April 17, 2024

What we learn, we become


This archived article was written by: Nathaniel Woodward

Dear Bridgette,
We’ve come to the end of these letters. It has been a tremendous growing experience for me to re-discover these incredible scientists who make our lives today possible and share them with you. We’ve discovered the amazing world of science through the accomplishment of tremendous people who cast off the shackles of their cultures, stared head on into the abyss and undaunted, changed the world. There is so much I want for you to do in your life, but if there is anything you take from these letters, let it be this. You can do anything. No matter the challenge, obstacle, prejudice, bigotry or difficulty, you have the tools to make your life amazing.
Over the last several months I have written about five incredible pioneers, researchers, educators and motivators who through their dedication made everything we have today possible, who also just happened to be women. I love telling about different scientists, from Newton to Bohr, from Darwin to Crick and everyone in between, but the reason I chose these amazing examples, I have to admit, is because of my own shameful ignorance.
As a young adult, the only women scientists I could recall from memory were Marie Curie and Jane Goodall, terrific examples in their own right. Yet to gain an appreciation for the contribution of their gender to science and humanity, I had to look beyond their chromosome structures and study their research. What I discovered was volumes full of women who changed their fields, not just through research, but by courage. Hopefully, if anyone decided to read our letters, they too would finally see the incredible work done and being done because of these great scientists opening the door for anyone who wishes to participate, regardless of anatomy.
Like Rosalind Franklin, I wish for you to go through life without thought of praise, doing your work for the sake of greatness, to improve the quality of whatever it is you’re doing, not for the glory of recognition.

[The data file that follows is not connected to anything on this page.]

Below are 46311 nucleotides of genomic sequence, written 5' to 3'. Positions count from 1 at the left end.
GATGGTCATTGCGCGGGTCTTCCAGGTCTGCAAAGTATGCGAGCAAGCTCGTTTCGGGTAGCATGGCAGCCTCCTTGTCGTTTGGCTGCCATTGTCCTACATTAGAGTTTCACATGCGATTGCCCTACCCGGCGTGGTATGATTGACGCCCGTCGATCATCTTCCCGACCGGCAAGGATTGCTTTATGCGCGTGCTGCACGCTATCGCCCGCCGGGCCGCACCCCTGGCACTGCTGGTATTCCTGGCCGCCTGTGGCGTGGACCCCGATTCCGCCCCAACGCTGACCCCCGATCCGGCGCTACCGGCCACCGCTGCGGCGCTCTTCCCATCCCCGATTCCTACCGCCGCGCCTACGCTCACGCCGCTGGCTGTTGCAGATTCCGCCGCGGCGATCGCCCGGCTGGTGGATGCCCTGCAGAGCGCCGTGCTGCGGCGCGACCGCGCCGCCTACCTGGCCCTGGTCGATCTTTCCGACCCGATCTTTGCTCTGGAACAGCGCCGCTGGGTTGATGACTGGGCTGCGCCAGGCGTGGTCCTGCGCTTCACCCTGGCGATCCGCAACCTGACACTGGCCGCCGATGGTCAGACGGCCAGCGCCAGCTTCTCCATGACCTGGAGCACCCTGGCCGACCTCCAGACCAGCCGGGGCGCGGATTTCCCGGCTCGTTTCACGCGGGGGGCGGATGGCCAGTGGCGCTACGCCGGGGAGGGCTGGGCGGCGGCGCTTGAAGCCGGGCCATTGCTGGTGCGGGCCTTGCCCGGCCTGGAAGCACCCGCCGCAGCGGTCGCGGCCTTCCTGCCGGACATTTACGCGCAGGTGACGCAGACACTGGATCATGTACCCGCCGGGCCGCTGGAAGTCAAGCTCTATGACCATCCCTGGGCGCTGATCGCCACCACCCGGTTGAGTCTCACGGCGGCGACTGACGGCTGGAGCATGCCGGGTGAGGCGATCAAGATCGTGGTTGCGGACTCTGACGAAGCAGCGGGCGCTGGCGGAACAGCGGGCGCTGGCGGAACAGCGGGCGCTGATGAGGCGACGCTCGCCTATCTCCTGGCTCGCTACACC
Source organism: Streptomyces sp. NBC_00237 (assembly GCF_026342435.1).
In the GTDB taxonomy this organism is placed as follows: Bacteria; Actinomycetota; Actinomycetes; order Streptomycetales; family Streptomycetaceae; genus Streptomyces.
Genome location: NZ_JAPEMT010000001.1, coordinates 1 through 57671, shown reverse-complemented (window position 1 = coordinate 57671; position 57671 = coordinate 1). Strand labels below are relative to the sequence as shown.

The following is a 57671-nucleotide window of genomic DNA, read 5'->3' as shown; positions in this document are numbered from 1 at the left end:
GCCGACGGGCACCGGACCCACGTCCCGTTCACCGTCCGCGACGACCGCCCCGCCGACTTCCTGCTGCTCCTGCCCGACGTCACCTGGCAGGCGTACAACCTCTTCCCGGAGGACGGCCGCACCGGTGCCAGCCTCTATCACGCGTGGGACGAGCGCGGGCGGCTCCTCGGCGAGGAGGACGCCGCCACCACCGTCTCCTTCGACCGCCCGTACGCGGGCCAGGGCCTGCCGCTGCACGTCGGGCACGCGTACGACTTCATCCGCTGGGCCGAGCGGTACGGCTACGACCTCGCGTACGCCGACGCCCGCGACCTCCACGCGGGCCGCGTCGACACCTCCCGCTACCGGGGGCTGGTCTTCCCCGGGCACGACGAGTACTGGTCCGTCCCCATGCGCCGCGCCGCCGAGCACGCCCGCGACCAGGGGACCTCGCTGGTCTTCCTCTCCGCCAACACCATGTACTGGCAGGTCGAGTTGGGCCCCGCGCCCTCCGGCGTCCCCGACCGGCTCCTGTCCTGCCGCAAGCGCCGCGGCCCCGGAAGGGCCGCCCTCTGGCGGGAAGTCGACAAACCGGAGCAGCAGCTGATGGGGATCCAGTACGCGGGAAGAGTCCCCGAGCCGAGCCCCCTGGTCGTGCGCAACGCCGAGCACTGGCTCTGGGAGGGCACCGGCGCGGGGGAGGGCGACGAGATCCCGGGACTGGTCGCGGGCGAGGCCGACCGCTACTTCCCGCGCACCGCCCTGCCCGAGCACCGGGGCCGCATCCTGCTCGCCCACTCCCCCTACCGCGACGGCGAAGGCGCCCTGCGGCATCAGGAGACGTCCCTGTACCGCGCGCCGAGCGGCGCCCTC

Like Cecilia Payne, ignore your critics, do what you know to be right, be an original. Just because something hasn’t been done before doesn’t mean it can’t be done, which makes it that much better when you are the one to finally do it.
Like Mary Daly, as you live your dreams, do it in a way that makes the dreams of others possible. Dedicate yourself to teach in any setting or field; teach others how to do things they thought they could not.
Like Carol Greider, push through the difficulties of inexperience. Be persistent and patient; learning is difficult, but knowledge is fun. Greider’s greatest discovery showed us that through the stress of everyday life, it takes help from others to remember who you are and why you matter; rely on others to help you along your journey.
Like Patricia Churchland, look beyond what it is front of you. Data can only show you so much. Be innovative, express your opinion, don’t be afraid to say what you believe. That’s why it’s called discovery; you are the first to view something entirely new. Savor in the beauty of your imagination.
Finally, the most important person to be like, to take inspiration from, to emulate, is yourself. Be you. Be whatever it means to be Bridgette. There is nobody better, nobody I could tell you about, no story I could share that shows all the attributes I wish I could be, better than you. As much inspiration as I take from all the great minds I tell you stories about, the inspiration I take from knowing you is the greatest gift I could ever receive.
As we move forward, no matter the challenges we face, the places we live or the stories we make together, we stand on the shoulders of giants, facing forward looking onto a brighter future. In the end, whatever your story tells, remember, you’ll always be my little giant.